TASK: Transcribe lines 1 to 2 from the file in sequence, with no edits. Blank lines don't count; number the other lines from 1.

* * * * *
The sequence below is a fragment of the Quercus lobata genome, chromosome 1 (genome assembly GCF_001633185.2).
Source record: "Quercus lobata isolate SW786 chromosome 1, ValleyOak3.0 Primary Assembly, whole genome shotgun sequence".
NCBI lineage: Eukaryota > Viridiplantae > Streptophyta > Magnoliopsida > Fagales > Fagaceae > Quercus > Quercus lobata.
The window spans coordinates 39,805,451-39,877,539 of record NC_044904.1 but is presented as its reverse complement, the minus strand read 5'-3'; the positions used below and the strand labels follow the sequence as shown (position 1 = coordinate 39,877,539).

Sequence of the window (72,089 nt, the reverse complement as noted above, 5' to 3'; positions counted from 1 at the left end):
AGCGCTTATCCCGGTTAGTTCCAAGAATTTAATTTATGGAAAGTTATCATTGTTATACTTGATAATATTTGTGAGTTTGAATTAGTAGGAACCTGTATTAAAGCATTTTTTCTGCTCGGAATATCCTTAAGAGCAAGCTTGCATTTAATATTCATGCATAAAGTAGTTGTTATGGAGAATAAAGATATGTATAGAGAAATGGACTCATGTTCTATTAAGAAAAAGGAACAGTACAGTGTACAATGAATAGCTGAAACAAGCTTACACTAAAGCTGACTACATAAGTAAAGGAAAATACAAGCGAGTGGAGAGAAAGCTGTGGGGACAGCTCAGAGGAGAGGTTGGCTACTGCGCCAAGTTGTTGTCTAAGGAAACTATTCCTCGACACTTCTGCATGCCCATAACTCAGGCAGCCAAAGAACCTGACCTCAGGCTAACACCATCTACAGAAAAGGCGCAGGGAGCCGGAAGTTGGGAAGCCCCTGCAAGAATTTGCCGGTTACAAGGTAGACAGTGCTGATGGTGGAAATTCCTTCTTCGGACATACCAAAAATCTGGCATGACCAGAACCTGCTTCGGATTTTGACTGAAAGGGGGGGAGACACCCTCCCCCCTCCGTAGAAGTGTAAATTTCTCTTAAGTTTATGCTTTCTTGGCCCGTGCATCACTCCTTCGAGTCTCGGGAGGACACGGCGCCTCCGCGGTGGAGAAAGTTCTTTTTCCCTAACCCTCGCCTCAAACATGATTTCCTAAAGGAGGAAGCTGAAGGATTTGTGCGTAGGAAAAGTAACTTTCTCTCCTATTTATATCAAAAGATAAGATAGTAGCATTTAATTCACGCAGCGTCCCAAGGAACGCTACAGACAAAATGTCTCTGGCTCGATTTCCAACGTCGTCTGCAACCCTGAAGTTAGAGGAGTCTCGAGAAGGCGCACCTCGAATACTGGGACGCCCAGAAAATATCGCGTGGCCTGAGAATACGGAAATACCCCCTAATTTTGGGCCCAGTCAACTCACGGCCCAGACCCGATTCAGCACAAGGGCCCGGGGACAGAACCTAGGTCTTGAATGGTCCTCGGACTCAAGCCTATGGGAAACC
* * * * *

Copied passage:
The sequence below is a fragment of the Quercus lobata genome, chromosome 1 (genome assembly GCF_001633185.2).
Source record: "Quercus lobata isolate SW786 chromosome 1, ValleyOak3.0 Primary Assembly, whole genome shotgun sequence".